After the death of her husband, William Clare in 1870, Mary attempted to rent the house. Eventually, she moved into town. In 1887 Mary Hadley Clare and her mother, Mary Brown sold the house and property to Walter Stokes. The language used in the deed mirrored that of the deed from 1837 of her father's purchase from John Nichol. The house changed hand several times and in 1904 Mrs. Roberta Harding, wife of John Harding, Jr. bought the house and 34 acres. The Hardings placed the property in the hands of a trustee, P. D. Houston in 1911. Houston transferred the tract to Realty Savings Bank and Trust who in turn sold the property to the Board of Parks on June 11, 1912. Hadley Park was dedicated on July 4, 1912.

Nashville Globe, July 12, 1912, shared with me by Sherrie Davids

William Hadley had been dead for seventy years when Hadley Park was created. It would have not made sense to name the park for a person that few people living could remember. Mary Hadley Clare had died a few years before and would have had no input on the naming of the park. Dr. W. A. Hadley may have well been a slave of Mary Hadley Clare, but he was born 10 years after William Hadley died. Dr. Hadley's father, Charles Hadley was born in 1830. He could have been one of William Hadley's slaves and if so he would have known him. I found one instance that stated the park was named for "Mr. Hadley" the original owner of the land. The article continues with biographical information of Dr. W. A. Hadley with this statement, "and while the park was not primarily named for him..."  This indicates that the park was named for an ancient landowner who had been dead for seventy years and also for Dr. W. A. Hadley. It was controversial that the city had purchased land for a park for the exclusive use of African-American citizens. It was believed that it was the first municipal park in the country to be dedicated as such. If the intention had been to name the park for Dr. Hadley, the fact would have been hidden to prevent further dispute.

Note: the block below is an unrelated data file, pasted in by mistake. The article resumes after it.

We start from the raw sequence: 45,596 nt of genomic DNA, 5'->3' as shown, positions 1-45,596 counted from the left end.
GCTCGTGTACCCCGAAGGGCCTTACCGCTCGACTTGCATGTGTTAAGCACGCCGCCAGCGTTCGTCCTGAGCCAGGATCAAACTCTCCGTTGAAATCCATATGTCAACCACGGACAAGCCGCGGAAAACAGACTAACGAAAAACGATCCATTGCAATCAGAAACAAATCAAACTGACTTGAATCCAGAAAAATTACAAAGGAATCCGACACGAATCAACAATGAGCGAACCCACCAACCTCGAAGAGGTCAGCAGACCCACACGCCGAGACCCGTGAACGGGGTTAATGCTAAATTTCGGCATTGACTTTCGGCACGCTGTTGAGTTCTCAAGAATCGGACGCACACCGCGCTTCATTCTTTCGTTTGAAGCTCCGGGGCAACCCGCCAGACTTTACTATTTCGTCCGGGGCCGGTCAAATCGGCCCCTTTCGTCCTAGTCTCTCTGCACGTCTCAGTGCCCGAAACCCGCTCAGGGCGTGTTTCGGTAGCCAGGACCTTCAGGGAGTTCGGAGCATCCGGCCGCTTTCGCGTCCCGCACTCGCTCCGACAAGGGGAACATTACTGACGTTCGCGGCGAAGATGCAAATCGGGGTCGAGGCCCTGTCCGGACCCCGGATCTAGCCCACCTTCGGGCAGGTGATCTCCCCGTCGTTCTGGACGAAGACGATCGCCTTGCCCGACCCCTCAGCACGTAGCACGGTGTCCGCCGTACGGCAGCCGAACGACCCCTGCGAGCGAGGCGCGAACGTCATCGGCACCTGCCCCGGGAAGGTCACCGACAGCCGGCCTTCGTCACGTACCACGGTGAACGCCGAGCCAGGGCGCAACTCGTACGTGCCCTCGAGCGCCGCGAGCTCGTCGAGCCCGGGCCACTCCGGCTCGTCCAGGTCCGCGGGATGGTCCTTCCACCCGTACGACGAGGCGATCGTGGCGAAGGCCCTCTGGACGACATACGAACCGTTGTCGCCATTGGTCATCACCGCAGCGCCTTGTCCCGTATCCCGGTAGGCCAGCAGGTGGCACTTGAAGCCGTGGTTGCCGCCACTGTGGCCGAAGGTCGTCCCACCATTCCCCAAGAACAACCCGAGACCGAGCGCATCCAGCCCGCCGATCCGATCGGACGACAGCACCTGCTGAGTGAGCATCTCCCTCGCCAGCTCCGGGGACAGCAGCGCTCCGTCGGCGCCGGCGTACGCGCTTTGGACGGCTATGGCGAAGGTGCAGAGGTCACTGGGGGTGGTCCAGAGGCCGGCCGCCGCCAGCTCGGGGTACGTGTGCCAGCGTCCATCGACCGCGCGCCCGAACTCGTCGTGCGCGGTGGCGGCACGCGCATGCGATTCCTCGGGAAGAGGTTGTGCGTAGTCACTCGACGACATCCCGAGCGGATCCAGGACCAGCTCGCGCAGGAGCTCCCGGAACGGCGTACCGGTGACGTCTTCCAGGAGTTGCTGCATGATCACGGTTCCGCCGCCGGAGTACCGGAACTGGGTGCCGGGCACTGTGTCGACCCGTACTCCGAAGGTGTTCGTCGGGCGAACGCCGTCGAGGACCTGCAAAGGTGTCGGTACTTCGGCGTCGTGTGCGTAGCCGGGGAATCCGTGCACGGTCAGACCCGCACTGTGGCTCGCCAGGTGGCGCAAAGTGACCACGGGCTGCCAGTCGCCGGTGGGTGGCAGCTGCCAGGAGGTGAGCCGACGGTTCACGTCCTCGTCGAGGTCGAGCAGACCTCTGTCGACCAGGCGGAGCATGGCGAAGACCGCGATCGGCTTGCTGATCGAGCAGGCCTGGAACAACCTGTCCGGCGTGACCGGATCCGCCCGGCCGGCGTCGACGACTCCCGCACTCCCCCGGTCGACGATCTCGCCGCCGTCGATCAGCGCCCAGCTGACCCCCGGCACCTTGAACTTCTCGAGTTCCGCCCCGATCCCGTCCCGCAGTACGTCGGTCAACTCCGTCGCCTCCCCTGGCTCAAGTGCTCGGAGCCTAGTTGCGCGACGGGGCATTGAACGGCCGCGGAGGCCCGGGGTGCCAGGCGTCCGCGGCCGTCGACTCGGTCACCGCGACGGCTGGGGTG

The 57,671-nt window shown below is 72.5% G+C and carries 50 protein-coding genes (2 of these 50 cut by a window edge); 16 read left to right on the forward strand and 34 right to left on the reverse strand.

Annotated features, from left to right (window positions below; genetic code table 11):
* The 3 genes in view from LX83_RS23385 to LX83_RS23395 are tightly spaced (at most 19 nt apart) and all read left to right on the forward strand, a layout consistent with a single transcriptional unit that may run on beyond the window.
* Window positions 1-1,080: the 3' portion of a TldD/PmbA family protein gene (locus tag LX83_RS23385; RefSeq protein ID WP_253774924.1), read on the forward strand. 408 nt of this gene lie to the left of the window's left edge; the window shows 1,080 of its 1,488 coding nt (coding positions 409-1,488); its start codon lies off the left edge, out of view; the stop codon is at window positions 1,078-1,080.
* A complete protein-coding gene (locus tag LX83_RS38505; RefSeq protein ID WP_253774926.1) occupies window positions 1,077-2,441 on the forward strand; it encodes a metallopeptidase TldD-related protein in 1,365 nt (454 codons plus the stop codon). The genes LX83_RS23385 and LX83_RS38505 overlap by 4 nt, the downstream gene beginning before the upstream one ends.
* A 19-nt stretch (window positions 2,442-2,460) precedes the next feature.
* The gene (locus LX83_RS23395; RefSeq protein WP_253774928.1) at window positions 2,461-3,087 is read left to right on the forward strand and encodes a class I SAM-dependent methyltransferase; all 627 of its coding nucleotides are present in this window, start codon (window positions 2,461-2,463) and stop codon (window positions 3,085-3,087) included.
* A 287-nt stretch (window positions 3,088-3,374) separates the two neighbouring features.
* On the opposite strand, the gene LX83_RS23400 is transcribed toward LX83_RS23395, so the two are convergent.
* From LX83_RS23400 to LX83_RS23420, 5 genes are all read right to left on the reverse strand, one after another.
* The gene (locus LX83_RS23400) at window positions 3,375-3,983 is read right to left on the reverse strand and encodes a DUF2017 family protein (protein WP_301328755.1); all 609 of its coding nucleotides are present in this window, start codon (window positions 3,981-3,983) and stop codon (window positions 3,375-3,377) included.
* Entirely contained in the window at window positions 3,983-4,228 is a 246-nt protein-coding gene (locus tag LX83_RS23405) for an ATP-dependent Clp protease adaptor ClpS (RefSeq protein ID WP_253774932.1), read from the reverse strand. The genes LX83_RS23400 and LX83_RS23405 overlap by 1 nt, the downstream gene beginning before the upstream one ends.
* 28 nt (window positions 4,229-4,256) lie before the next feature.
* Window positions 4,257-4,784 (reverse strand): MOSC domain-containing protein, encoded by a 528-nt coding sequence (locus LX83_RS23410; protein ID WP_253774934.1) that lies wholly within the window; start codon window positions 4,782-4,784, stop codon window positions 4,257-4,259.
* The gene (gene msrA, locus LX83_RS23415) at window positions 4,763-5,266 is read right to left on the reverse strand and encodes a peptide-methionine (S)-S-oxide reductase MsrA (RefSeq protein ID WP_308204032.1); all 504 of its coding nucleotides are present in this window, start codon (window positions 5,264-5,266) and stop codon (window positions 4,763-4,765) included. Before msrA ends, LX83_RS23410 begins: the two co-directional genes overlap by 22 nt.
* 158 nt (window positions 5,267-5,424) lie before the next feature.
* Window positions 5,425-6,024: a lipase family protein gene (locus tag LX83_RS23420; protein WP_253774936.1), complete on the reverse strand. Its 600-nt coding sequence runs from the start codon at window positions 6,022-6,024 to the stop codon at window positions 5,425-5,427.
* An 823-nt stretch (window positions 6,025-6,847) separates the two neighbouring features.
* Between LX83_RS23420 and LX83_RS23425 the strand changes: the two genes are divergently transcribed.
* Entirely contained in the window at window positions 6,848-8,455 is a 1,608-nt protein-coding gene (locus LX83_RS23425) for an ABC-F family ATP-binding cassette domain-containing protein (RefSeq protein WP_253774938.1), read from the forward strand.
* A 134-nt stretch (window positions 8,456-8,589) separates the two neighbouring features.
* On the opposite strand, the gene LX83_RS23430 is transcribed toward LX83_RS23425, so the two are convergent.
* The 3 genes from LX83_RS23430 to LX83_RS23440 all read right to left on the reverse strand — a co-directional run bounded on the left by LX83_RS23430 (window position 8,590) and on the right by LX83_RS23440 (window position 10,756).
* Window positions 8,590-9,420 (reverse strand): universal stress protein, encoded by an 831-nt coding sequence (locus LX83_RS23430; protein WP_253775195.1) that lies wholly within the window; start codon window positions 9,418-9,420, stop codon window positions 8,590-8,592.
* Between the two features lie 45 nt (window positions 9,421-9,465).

Dr. William Abrums Hadley was born in Davidson County. He had lived near the park and had raised his family in the area. His father and mother Charles and Sarah Hadley lived in the neighborhood. His brothers Jordon and Crump lived there as well. In 1870 Dr. Hadley married Jennie Martin. They were parents of five children. Dr. Hadley graduated from Meharry Medical College and practiced medicine for a time. He left the medical field to teach. He was principal for many years at Knowles School. When he died in 1901, he was the principal of Carter School. He was the founder in 1872, of one of the early African-American fraternal societies in Tennessee, The Independent Order of the Immaculates. A son, Charles O. Hadley, served in the Army, Company G, in the first world war. He was, like his father, a graduate of Meharry Medical College. In addition to practicing medicine, Charles O. Hadley was a professor at Meharry.